Scanning electron microscopy (SEM), in the last several years, has made a major impact on different fields of biology research that are either associated with the physiology and anatomy of plants, or with the use of plant fibers in various industrial applications.
There is an unlimited market for fibers and fiber materials, including natural fibers such as hemp fibers. Hemp fibers are used extensively and can be acquired from Cannabis sativa L, which can easily grow as high as 4 meters.
They are resistant and long-lasting, with their diameters ranging between 16 and 50 micrometers. Hemp fibers have been used for many years for making papers, ropes, clothes, and canvas. Lately, these fibers have been used in the automobile industry to strengthen paint.
Conversely, the hemp phloem also contains wax, pectin, lignin¸ and hemicelluloses in addition to other impurities that are generally eliminated through the degumming process1. While there are a number of degumming methods, chemical degumming is traditionally used because hemp is highly resistant to water.
However, this method can consume plenty of energy and water, which presents serious environmental concerns. As a result, a research team has developed a novel technique on the basis of enzymatic degumming; the method is effective and removes the above-mentioned problems.
In order to find out how enzymatic degumming affects the quality of hemp fibers, a combination of SEM and fluorescent microscopy was used to view both untreated and treated hemp fibers. The objective of this analysis was to determine the content and quality of hemp fibers in proteins and judge the efficiency of the enzymatic degumming process.
The study could show that this tested biochemical combined degumming process provides a suitable solution in terms of environmental and economical impact and hence, can be easily industrialized.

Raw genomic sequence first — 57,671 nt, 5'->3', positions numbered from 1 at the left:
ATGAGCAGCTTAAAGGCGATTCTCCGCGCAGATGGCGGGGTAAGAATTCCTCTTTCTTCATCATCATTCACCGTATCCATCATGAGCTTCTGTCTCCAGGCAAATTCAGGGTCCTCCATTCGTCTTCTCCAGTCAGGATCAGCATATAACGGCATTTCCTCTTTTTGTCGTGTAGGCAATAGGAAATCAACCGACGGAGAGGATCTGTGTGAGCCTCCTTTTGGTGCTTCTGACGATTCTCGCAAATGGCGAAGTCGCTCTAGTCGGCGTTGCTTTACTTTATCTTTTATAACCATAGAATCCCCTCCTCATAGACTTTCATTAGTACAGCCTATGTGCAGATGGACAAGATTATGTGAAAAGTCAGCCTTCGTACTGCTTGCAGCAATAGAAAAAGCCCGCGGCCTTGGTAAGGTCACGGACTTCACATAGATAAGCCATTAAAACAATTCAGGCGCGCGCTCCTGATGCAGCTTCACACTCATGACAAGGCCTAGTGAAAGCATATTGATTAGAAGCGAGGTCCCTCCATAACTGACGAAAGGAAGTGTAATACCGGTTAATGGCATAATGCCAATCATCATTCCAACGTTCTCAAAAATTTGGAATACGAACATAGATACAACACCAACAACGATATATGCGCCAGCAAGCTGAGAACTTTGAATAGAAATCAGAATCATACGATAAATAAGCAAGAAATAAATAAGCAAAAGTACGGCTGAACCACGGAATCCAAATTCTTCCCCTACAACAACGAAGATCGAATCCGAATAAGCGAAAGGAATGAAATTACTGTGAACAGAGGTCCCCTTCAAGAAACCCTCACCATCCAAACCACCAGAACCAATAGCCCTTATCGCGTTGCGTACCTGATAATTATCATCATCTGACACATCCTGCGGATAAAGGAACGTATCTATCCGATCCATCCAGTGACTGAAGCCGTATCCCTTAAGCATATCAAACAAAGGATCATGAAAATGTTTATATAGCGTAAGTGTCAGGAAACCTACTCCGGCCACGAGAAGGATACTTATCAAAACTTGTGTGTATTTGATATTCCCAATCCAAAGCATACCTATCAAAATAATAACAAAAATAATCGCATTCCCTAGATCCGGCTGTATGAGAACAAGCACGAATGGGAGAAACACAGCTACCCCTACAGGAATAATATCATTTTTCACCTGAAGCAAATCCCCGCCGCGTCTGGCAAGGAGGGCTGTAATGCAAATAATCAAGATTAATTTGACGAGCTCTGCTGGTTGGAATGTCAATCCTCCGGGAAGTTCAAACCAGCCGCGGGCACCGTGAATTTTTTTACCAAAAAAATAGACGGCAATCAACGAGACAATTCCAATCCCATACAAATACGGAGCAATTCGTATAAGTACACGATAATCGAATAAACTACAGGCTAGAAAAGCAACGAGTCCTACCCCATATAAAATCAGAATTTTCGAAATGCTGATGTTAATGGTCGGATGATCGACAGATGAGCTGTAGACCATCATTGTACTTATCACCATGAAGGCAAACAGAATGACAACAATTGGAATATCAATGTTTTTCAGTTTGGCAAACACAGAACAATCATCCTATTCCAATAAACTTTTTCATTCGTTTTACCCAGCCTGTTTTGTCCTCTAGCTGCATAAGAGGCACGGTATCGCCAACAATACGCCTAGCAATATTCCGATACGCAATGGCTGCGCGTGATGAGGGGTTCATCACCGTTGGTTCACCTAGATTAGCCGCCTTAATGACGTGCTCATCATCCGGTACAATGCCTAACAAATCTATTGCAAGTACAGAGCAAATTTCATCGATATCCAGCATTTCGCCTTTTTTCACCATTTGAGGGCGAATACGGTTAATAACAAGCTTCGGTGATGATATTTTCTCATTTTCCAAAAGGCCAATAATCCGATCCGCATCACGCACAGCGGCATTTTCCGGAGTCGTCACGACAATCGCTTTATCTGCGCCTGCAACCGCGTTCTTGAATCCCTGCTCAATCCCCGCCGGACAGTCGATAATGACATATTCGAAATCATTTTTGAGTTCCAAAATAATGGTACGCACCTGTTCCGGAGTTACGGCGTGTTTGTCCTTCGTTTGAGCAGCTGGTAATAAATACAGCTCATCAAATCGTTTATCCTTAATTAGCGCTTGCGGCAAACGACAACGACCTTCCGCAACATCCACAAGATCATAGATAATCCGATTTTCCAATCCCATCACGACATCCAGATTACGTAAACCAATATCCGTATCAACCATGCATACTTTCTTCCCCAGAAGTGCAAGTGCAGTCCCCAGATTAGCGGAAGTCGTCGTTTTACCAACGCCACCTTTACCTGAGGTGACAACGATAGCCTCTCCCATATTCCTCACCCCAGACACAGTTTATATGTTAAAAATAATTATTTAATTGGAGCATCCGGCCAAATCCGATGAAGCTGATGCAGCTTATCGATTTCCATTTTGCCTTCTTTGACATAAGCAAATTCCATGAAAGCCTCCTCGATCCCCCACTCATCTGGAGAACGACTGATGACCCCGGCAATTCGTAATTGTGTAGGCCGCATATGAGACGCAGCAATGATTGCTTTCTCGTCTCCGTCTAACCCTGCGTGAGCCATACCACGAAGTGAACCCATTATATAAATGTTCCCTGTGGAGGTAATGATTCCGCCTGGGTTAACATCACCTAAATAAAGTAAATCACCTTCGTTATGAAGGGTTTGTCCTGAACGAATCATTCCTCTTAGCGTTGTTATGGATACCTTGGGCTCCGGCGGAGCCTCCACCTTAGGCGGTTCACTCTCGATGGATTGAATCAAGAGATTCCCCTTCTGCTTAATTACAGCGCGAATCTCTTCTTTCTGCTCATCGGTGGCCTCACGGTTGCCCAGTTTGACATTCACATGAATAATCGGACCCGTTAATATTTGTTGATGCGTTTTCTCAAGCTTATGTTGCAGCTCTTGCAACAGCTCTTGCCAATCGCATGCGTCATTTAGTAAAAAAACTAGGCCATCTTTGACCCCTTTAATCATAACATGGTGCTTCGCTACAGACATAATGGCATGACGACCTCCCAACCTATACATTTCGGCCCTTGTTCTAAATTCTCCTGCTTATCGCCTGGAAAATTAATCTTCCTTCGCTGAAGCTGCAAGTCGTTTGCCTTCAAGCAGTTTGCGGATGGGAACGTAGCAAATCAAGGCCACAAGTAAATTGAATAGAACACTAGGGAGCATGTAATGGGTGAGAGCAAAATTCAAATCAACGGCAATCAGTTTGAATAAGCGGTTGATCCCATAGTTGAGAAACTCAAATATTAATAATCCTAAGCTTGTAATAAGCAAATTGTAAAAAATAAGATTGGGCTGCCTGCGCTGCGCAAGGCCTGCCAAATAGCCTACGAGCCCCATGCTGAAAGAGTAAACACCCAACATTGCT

Figure 1. Imaging an ivy leaf with SEM
SEM and correlative light and electron microscopy (CLEM)
In this case, the application of correlative light and electron microscopy (CLEM) may have been advantageous, because with this method both the fiber’s morphology and the fiber’s richness in unwanted proteins can be visualized simultaneously.
Figure 2. Plant stamina examined with SEM
Figure 3. Example of wood images with SEM
Moreover, SEM can be useful in environmental studies. For instance, the existing political situation in Nigeria resulted in abundant oil spills in the ocean, which considerably damaged the environment and also led to significant wastage of natural resources.
This problem triggered a great deal of interest among the researchers who went on to study the surface of a plant called Delonis regia2. This plant can absorb oil in the ocean but at the same, it also releases some of this oil under particular conditions.
The researchers attempted to boost the percentage of oil which they recovered from the plant following its absorption of crude oil, and discovered that oil percentage can be increased by reducing the hydroxyl groups on its surface.
Untreated, treated, and oil covered samples of Delonis regia were compared using the SEM. The technique also made it possible to visualize surface modifications, which resulted in better absorption and diffusion of oil.
The SEM serves as a robust tool for analyzing the morphology of plant fibers as well as to evaluate their reaction and quality in certain conditions. Thus, the images acquired with SEM present a strong platform for various studies and help achieve desirable outcomes.
- An Efficient Method of Bio-Chemical Combined Treatment for Obtaining High-Quality Hemp Fiber. Fang et al. Bioresources (2017)
- Kinetic studies of surface modification of lignocellulosic Delonix regia pods as sorbent for crude oil spill in water. Onwuka et al. Journal of Applied Research and Technology (2016)
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